Office Software

Office Software

Personal office software is as old as the personal computer itself. The value of word processing, spreadsheets and presentations has not decreased. These programs—plus database and desktop publishing programs—are commonly found in schools. Of them, Microsoft Office is the industry standard, though other alternatives are starting to become popular in some quarters.

There are entire courses over each of the Office programs, but here are a few tips to consider in a school environment.

  • If you give students assignments that require the use of this software, what can they do if it becomes homework? If students have a computer at home, but don’t own Microsoft Office, or another program used in your school, give students a free alternative.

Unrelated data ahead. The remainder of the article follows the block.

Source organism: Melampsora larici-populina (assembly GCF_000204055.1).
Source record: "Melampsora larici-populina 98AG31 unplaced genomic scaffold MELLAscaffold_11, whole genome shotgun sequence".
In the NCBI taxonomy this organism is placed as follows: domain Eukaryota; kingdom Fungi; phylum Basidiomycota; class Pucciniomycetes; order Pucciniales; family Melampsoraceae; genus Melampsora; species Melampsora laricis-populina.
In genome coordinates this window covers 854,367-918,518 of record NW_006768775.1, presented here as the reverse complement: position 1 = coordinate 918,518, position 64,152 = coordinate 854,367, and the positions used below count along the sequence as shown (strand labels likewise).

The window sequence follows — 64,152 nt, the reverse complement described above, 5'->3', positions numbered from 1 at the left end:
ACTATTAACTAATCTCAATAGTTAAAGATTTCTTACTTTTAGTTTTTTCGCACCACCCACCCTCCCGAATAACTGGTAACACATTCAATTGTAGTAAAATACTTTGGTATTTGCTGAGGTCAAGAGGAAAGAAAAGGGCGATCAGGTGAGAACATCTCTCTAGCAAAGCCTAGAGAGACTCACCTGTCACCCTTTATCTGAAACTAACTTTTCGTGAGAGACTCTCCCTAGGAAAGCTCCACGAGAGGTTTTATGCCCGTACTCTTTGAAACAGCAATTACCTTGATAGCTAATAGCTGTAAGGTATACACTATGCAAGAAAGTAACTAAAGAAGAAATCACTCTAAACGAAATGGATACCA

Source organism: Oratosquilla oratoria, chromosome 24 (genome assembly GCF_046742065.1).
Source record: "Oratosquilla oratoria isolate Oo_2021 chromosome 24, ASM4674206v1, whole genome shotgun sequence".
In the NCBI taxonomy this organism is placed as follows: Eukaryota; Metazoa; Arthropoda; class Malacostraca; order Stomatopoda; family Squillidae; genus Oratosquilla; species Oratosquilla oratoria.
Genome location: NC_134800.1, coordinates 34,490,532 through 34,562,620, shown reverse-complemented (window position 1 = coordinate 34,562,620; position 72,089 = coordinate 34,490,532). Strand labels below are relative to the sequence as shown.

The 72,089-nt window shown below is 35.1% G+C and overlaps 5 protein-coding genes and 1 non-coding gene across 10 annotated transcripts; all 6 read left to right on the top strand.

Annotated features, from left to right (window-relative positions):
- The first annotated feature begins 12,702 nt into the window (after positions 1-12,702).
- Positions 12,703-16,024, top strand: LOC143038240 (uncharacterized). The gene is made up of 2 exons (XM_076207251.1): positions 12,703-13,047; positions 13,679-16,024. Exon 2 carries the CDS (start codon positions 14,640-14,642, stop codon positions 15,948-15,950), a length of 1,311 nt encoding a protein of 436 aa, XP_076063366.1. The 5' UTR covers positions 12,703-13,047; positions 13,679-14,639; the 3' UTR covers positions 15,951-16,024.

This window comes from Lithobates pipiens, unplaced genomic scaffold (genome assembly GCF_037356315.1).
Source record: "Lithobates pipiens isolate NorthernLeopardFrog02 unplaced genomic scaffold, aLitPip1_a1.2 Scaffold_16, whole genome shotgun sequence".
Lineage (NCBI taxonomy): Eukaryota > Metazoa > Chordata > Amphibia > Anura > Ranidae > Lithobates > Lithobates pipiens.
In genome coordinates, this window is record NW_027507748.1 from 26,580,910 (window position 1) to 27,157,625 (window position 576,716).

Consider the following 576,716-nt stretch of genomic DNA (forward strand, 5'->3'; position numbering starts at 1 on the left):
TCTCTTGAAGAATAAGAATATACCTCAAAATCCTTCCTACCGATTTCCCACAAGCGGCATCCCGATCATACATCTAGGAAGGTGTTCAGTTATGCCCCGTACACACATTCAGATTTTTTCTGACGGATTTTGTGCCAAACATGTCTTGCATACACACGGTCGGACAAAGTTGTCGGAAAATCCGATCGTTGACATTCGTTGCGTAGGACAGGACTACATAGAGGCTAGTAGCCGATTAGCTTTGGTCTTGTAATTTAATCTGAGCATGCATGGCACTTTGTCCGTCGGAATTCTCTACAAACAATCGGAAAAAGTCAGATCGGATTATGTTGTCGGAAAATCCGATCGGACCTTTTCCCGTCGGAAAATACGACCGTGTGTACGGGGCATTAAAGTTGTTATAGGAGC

If students search for Open Office they can download a free version of office software for their Macintosh or Windows PC that is compatible with Microsoft’s offerings. Additionally, Google Docs is a free alternative.

  • Get creative about how you integrate the use of these programs in your class. They are more powerful than just word processors, and students should be using them in most of their classes.

Integrate spreadsheets into math and science classes. Use PowerPoint in social studies, science and English. Career and technical education classes should incorporate all three programs.

Last modified: Monday, 9 July 2012, 04:36 PM